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Palo Alto Confirms Cybersecurity is a Priority in the NHS

Following the WannaCry ransomware attacks that crippled many NHS Trusts, Palo Alto Networks commissioned a survey with Vanson Bourne on 100 IT decision makers in the NHS. The aim of the survey was to investigate the current state of cybersecurity in the NHS, determine how the NHS is prepared for GDPR data protection rules, and gauge the level of patient trust in NHS data handling.

Data Security is Now Being Prioritized

Cybersecurity is a critical if the NHS is to realize the full potential of digitalization to make improvements to patient care and to achieve cost savings. 90% of respondents believe cybersecurity must be prioritized to achieve those aims and 83% said cybersecurity was essential to make significant long-term savings. On Average, respondents believed an average of £14.8 million could be saved each year with appropriate cybersecurity investment.

While data security is vital, there are other benefits to improving cybersecurity. 65% of respondents believe better cybersecurity would improve patient trust, 49% believe it would allow processes to be streamlined, and 45% believe cost savings could be made as a result.

While technology can be used to secure systems and data, end users must also receive training. 41% of respondents thought specific cybersecurity training should be provided to all staff, yet only 30% of administrators, 11% of doctors, and 6% of nurses who access IT systems have received cybersecurity training.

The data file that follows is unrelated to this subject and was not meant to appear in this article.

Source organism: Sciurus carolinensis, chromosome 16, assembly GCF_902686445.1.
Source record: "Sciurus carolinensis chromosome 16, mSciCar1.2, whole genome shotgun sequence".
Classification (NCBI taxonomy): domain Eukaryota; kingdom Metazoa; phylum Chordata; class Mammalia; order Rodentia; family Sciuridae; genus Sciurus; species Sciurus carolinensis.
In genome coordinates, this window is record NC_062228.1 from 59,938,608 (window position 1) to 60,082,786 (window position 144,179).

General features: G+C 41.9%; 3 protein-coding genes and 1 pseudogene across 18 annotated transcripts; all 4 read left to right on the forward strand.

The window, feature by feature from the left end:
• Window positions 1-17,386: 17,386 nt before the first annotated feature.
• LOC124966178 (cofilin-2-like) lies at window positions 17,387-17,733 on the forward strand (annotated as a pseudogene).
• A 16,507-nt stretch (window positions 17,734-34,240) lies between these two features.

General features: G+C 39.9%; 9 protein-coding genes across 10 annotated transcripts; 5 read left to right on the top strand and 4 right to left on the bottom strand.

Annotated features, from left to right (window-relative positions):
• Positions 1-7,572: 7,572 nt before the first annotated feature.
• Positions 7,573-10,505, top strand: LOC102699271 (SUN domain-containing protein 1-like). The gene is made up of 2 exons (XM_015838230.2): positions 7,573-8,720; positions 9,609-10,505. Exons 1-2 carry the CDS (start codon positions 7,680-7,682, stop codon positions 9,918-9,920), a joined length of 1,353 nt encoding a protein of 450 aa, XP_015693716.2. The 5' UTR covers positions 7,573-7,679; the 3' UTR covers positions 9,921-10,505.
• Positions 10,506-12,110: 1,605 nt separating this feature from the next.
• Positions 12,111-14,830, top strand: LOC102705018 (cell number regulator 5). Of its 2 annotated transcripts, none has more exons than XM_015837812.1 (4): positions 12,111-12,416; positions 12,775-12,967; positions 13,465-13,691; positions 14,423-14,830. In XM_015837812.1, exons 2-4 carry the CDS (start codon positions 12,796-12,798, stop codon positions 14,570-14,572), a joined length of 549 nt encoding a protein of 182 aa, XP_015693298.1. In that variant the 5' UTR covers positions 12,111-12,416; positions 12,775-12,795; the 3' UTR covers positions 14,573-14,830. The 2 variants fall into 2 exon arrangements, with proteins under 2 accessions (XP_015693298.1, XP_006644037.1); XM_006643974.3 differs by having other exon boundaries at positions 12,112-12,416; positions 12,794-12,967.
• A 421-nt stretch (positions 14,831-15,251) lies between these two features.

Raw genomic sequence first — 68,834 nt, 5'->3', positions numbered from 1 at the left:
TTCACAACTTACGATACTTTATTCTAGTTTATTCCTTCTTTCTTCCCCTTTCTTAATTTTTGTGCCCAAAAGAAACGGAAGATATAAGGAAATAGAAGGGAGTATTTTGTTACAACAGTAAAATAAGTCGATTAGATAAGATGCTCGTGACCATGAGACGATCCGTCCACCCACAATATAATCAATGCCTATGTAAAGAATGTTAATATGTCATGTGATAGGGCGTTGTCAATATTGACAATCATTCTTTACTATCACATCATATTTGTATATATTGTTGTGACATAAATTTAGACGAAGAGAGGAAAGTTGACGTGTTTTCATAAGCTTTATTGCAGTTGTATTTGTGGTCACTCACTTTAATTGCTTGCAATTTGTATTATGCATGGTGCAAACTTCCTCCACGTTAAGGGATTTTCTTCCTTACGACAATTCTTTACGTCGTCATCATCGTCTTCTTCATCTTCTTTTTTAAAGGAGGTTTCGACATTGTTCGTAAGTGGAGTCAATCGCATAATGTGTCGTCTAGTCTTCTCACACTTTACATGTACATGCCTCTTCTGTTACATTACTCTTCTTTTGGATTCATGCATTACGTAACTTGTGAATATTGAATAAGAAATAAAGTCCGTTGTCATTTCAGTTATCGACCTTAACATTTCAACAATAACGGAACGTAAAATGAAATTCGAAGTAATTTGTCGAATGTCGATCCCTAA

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Concerns Over Patient Trust in NHS Data Handling

The recent cyberattacks have had a negative impact on patients’ trust in how the NHS handles data, although most respondents believed that on the whole patients do trust the NHS to ensure their sensitive data remains confidential. 81% of IT decision makers believe patients have a good or complete level of trust in how the NHS uses their data and 67% of respondents believe patients trust the NHS to store their data securely. However, a quarter of IT decision makers believe patients only have a minimal level of trust in how the NHS stores and uses their data and 16% of respondents believe patients do not trust the NHS as far as data use and storage is concerned.

Preparedness for GDPR Compliance Deadline

The GDPR compliance date is fast approaching, with all entities required to comply with the new directive from May 25, 2018. The survey revealed that IT decision makers in the NHS are well informed about GDPR changes with 95% of respondents aware of what they need to do to ensure compliance.

16% of respondents thought the NHS was already GDPR compliant, while 58% said they think that the NHS will be compliance by May 2018. However, 77% believe there is still some way to go to ensure IT systems are improved to ensure compliance with the data handling requirements of the new Directive.

Author: Steve Alder is the editor-in-chief of HIPAA Journal. Steve is responsible for editorial policy regarding the topics covered on HIPAA Journal. He is a specialist on healthcare industry legal and regulatory affairs, and has several years of experience writing about HIPAA and other related legal topics. Steve has developed a deep understanding of regulatory issues surrounding the use of information technology in the healthcare industry and has written hundreds of articles on HIPAA-related topics.